Games guru David Braben has launched another stinging broadside on the state of IT teaching in UK schools and is so concerned he has invented a simple Linux-based computer to do something about it.
Announced in January as the Raspberry Pi, the device is basically a computer re-imagined as a USB stick, with an HDMI port at one end (for plugging into a TV) and a USB port (for a keyboard) at the other. It comes with a basic 128Mb of SDRAM, and runs OpenGL ES 2.0 and Ubuntu through another great British innovation, the 700MHz ARM11 chip.
As radical as the Raspberry Pi looks on paper, its larger ambition is to challenge the way young people are being taught to use computers within the UK education system.
Connected to a TV and a keyboard, with an expected price tag of £10-£15 (approx $25), the tiny computer can support a range of scripting and programming interfaces (including Python), precisely the sort of skills Braben thinks UK ICT teaching is not equipping youngsters with.
“In my day we had a subject called typing, and that to me is what ICT has replaced. I’m talking about a completely different set of skills that ICT has ousted from schools,” Braben told the BBC.
“In the early days, in the 80s, we had computer science coming into schools. They have been largely supplanted by things like ICT. The number of computer science applicants to universities dropped in the early 2000s by around 50 percent which I think is a shocking indictment.”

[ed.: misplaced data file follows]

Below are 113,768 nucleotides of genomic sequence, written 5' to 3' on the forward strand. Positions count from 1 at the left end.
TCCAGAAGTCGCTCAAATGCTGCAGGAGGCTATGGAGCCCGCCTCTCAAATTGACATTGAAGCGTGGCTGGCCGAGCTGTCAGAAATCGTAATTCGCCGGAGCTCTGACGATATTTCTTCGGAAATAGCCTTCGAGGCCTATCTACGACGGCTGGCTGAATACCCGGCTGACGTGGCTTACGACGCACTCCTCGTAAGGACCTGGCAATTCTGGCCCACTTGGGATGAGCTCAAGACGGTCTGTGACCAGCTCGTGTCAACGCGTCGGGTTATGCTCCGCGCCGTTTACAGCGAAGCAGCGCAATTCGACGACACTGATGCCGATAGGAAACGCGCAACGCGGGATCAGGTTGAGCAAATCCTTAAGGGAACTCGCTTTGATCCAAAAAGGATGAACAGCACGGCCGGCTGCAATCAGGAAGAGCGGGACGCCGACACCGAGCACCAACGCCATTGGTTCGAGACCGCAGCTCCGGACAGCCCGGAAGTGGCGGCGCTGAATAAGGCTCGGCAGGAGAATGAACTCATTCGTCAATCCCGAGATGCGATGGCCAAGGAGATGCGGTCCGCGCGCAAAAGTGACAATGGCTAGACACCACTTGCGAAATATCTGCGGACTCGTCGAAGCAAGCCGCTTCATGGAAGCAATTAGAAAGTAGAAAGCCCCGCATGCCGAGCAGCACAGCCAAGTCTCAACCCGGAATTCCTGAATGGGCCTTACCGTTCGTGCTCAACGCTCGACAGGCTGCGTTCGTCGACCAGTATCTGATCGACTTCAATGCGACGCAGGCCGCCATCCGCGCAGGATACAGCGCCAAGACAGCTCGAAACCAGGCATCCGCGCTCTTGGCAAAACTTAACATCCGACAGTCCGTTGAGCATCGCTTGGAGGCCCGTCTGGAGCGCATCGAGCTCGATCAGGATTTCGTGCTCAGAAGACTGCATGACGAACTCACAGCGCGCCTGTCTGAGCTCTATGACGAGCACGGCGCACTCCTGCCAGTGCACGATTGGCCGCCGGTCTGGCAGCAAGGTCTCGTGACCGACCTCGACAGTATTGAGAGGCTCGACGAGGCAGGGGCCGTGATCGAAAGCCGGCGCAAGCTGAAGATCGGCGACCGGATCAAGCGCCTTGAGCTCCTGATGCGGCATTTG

Braben – noted for his company Frontier developments and the non-profit Raspberry Pi Foundation - made much the same points when the device was first mooted and looks set to continue his complaints until someone listens. Failing that, perhaps the model of a simple computer designed to test the skills he is promoting will work on ICT departments from the inside, through the pupils themselves.
“The wealthier kids in a class will have access to a computer in the home, but a lot of kids won’t. This will fill that gap,” said Braben.
The next hurdle will be getting it made.
“It’ll be a while for it to be in every child’s hands but we hope something will be rolled out within 12 months.”